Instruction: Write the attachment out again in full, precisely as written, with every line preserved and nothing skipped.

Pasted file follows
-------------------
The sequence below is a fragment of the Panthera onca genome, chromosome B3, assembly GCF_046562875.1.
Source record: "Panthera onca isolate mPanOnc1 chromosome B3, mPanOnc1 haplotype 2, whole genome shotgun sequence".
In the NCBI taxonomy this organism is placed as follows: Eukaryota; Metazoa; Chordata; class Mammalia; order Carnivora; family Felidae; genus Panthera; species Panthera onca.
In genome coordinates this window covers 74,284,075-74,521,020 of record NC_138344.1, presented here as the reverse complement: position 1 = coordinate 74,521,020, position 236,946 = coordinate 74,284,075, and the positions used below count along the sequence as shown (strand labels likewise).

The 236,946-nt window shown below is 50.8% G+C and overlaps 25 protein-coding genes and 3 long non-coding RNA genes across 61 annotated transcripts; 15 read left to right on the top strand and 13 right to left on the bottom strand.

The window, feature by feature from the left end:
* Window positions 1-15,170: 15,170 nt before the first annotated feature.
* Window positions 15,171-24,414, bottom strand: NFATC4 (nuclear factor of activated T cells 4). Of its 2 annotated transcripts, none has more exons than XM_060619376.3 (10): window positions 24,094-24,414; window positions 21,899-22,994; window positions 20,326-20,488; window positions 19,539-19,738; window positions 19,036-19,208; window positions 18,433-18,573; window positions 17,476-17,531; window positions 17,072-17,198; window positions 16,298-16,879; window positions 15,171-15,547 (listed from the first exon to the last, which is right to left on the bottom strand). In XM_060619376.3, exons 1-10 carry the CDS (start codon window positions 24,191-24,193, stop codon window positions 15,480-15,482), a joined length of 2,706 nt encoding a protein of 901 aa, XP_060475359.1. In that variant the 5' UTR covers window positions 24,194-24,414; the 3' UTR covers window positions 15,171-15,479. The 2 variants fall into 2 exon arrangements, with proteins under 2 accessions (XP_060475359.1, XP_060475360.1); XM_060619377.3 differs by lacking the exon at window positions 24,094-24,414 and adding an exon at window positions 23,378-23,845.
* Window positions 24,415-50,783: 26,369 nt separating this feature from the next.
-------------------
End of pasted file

The sequence below is a fragment of the Panthera onca genome, chromosome B3, assembly GCF_046562875.1.
Source record: "Panthera onca isolate mPanOnc1 chromosome B3, mPanOnc1 haplotype 2, whole genome shotgun sequence".
In the NCBI taxonomy this organism is placed as follows: Eukaryota; Metazoa; Chordata; class Mammalia; order Carnivora; family Felidae; genus Panthera; species Panthera onca.
In genome coordinates this window covers 74,284,075-74,521,020 of record NC_138344.1, presented here as the reverse complement: position 1 = coordinate 74,521,020, position 236,946 = coordinate 74,284,075, and the positions used below count along the sequence as shown (strand labels likewise).

The 236,946-nt window shown below is 50.8% G+C and overlaps 25 protein-coding genes and 3 long non-coding RNA genes across 61 annotated transcripts; 15 read left to right on the top strand and 13 right to left on the bottom strand.

The window, feature by feature from the left end:
* Window positions 1-15,170: 15,170 nt before the first annotated feature.
* Window positions 15,171-24,414, bottom strand: NFATC4 (nuclear factor of activated T cells 4). Of its 2 annotated transcripts, none has more exons than XM_060619376.3 (10): window positions 24,094-24,414; window positions 21,899-22,994; window positions 20,326-20,488; window positions 19,539-19,738; window positions 19,036-19,208; window positions 18,433-18,573; window positions 17,476-17,531; window positions 17,072-17,198; window positions 16,298-16,879; window positions 15,171-15,547 (listed from the first exon to the last, which is right to left on the bottom strand). In XM_060619376.3, exons 1-10 carry the CDS (start codon window positions 24,191-24,193, stop codon window positions 15,480-15,482), a joined length of 2,706 nt encoding a protein of 901 aa, XP_060475359.1. In that variant the 5' UTR covers window positions 24,194-24,414; the 3' UTR covers window positions 15,171-15,479. The 2 variants fall into 2 exon arrangements, with proteins under 2 accessions (XP_060475359.1, XP_060475360.1); XM_060619377.3 differs by lacking the exon at window positions 24,094-24,414 and adding an exon at window positions 23,378-23,845.
* Window positions 24,415-50,783: 26,369 nt separating this feature from the next.